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A curses-based Haskell library for drawing half-height console graphics


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An extension to UI.NCurses for drawing half-height console graphics.

By drawing a Unicode Upper Half Block character (▀) with different foreground and background colors, one can simulate drawing two rows of a 2D grid of colors in one row, achieving grid cells that take up half a console row alongside regular console text.

There's a brief writeup on my blog.

The main caveat is that one is now restricted to 15 unique colors: UI.NCurses usually lets you define 255 custom foreground/background combinations, but now we might have any two colors appear as our foreground/background. 16 colors would tip us over, requiring 256 possible pairs, so we are limited to 15 colors and 225 pairings.

Usage Example

greyScale :: [String]
greyScale =
  [ "000000",
    -- ... 12 intermediate hex strings omitted ...

-- Calculate the Mandelbrot steps-to-divergence and plot as Color 1 to Color 15
mandelbrot :: (Fractional a, RealFloat a) => a -> a -> Color
mandelbrot x y = Color (16 - ((+) 1 $ steps (0 :+ 0) (x' :+ y') 0))
    x' = (x - 100) * 0.025
    y' = (y - 50) * 0.025
    steps z c i
      | i > 13 || magnitude z' > 2 = i
      | otherwise = steps z' c (i + 1)
        z' = z * z + c

-- Draw the Mandelbrot set to the buffer point by point
drawMandelbrot :: Buffer -> Buffer
drawMandelbrot buffer =
    (\b (x, y) -> setXY x y (mandelbrot (fromIntegral x) (fromIntegral y)) b)
    [(x, y) | x <- [0 .. 149], y <- [0 .. 99]]

main :: IO ()
main = do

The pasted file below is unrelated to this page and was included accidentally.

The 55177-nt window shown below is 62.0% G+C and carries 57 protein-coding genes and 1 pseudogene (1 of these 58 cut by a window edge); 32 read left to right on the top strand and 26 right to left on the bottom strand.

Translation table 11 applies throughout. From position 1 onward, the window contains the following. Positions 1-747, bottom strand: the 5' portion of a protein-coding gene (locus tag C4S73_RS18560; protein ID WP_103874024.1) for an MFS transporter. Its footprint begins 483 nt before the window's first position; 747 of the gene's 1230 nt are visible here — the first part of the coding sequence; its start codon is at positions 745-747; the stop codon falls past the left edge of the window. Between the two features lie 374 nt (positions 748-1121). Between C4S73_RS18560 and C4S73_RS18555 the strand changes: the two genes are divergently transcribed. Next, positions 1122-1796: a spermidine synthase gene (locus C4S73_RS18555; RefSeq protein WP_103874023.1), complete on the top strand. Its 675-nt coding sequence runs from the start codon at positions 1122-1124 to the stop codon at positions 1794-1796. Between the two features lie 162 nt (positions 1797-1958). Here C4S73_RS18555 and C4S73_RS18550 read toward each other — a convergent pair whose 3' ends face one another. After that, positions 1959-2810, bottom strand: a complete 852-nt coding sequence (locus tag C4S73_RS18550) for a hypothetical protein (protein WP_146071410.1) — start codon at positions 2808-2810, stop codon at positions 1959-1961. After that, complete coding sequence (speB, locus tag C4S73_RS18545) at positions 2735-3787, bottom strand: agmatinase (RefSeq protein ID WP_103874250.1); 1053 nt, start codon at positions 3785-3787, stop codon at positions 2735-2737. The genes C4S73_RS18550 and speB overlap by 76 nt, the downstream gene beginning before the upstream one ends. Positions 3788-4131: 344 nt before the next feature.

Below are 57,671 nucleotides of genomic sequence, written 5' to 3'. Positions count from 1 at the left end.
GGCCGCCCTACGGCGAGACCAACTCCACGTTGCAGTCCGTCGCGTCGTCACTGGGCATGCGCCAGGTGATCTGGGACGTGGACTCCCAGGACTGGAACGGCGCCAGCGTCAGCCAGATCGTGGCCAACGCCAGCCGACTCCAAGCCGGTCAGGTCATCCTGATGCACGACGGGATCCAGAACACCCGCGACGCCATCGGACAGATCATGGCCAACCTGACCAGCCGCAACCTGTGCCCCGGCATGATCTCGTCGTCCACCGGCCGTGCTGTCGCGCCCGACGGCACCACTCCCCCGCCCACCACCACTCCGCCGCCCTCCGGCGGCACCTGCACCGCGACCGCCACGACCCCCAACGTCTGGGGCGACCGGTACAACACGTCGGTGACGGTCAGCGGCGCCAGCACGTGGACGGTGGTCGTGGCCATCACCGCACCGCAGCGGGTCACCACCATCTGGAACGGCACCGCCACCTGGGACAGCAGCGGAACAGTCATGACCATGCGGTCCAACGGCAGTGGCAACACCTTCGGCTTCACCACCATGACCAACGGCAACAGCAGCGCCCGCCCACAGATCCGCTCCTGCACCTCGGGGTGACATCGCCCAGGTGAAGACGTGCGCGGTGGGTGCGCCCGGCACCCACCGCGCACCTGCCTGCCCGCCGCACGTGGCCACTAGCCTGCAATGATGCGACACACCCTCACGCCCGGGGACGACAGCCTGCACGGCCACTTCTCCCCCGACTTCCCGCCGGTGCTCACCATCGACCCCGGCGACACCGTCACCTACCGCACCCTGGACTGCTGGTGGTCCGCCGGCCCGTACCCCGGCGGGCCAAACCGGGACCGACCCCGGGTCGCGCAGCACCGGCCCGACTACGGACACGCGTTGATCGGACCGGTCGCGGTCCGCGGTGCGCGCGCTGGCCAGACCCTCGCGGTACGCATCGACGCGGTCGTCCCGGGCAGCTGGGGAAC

-- Register the 15 greyscale hex colors as Color 1 through Color 15.
  -- Every combination of these colors (fg and bg) is registered with Curses
  -- with a unique ID, which we return in the colorMap.
  colorMap <- runCurses $ initHexColors greyScale

  -- Creates a new buffer and draws the Mandelbrot set in each cell using the
  -- greyscale colors 1 through 15
  let buffer = drawMandelbrot $ mkBuffer 150 100 (Color 1)

  runCurses $ do
    -- Hide the cursor
    setEcho False
    setCursorMode CursorInvisible

    -- Enter an infinite drawing loop displaying the buffer.
    forever $ do
      let drawOp = do
            -- First draw the buffer to the screen.
            drawBuffer colorMap 0 0 buffer
            -- Now draw some text in the centre.
            -- We set the color to curses ID corresponding to fg 15 (white) and bg 1 (black)
            let (Just c) = colorId colorMap (Color 15) (Color 1)
            setColor c
            moveCursor 25 50
            drawText "| Text demonstrating that each cell is half the row height |"
      w <- defaultWindow
      updateWindow w drawOp

In this example we:

  • Register Color 1 through Color 15 by providing a list of 15 hex strings to initHexColors. This sets the terminal colors appropriately, registers a unique curses ColorID for every possible foreground/background combination of each of the 15 colors, and returns a map from (fg, bg) tuples to corresponding ColorID.
  • Create a Buffer (a 2D Vector of Color) by providing dimensions and a default color to mkBuffer.
  • Draw on this buffer using SetXY.
  • When ready to blit to the screen, drawBuffer will create the appropriate curses Update () operations for writing the corresponding Upper Half Block characters to the terminal to render the buffer rows at half-height.


A curses-based Haskell library for drawing half-height console graphics







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